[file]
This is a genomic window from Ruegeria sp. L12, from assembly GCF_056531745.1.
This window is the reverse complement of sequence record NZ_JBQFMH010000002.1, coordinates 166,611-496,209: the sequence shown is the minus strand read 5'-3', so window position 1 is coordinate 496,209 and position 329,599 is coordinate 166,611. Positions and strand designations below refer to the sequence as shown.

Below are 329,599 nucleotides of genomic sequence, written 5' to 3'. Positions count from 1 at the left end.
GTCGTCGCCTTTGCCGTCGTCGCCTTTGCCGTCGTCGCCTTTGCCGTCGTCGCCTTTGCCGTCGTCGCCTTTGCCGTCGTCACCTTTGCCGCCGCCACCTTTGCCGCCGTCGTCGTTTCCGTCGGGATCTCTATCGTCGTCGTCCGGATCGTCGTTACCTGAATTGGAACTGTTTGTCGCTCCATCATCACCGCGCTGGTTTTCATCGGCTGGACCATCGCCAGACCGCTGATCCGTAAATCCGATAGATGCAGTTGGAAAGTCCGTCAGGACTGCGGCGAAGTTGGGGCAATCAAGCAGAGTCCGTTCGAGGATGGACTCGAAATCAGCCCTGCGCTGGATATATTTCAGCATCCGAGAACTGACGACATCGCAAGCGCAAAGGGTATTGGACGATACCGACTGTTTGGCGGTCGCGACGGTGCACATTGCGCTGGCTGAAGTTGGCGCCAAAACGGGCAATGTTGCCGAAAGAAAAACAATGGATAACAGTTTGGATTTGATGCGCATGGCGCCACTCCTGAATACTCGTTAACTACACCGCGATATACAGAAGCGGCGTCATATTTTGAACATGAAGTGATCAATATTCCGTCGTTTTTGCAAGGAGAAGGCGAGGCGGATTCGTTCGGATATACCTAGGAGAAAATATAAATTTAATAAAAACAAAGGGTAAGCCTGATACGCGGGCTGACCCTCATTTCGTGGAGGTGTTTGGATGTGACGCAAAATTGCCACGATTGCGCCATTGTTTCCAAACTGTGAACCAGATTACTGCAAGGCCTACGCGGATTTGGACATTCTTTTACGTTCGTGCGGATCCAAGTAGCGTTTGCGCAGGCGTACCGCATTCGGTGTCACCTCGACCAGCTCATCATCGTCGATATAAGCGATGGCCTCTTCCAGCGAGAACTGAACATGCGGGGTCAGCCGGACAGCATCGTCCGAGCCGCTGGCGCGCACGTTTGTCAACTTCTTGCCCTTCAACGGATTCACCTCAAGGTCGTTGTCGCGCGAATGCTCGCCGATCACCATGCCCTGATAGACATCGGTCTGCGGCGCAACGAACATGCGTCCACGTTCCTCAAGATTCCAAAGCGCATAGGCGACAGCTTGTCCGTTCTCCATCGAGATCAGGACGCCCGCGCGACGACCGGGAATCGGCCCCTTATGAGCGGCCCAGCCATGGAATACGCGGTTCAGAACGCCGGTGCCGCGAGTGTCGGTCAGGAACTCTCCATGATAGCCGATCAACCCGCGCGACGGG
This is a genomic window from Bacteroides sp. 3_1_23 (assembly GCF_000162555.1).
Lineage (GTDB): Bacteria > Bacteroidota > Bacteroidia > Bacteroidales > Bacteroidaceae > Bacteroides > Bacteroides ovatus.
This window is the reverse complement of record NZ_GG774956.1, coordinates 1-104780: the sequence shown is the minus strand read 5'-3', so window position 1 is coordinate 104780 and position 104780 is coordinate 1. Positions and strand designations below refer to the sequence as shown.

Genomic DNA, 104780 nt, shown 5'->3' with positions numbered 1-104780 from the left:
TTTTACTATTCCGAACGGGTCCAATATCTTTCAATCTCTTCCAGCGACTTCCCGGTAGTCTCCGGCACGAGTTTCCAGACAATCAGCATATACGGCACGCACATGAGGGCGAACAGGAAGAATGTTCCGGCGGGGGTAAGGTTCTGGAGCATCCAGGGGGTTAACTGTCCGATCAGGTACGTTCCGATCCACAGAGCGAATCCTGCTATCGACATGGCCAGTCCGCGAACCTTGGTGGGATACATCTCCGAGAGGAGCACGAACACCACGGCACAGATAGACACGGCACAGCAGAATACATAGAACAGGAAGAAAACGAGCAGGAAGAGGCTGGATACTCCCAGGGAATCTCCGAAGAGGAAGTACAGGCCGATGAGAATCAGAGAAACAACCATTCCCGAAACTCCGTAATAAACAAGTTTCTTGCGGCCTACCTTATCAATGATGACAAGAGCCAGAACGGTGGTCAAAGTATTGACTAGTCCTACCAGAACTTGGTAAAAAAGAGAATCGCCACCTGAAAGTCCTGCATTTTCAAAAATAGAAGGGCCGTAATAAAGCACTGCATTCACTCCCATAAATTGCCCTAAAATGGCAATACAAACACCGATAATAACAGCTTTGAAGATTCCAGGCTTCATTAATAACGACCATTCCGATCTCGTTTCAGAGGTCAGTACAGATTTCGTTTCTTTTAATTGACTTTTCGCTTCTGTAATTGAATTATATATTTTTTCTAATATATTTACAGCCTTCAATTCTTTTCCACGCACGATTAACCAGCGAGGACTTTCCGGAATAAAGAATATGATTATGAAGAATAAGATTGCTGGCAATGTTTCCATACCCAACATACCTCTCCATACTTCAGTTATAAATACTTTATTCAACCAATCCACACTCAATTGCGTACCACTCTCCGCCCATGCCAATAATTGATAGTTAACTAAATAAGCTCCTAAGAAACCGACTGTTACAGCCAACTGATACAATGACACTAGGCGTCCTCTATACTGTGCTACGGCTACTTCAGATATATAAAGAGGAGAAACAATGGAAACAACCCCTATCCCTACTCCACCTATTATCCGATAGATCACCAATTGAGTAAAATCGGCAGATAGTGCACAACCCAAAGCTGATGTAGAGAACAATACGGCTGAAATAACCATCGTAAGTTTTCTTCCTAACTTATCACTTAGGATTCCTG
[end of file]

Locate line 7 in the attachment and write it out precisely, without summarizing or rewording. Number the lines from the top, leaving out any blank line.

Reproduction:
This window is the reverse complement of record NZ_GG774956.1, coordinates 1-104780: the sequence shown is the minus strand read 5'-3', so window position 1 is coordinate 104780 and position 104780 is coordinate 1. Positions and strand designations below refer to the sequence as shown.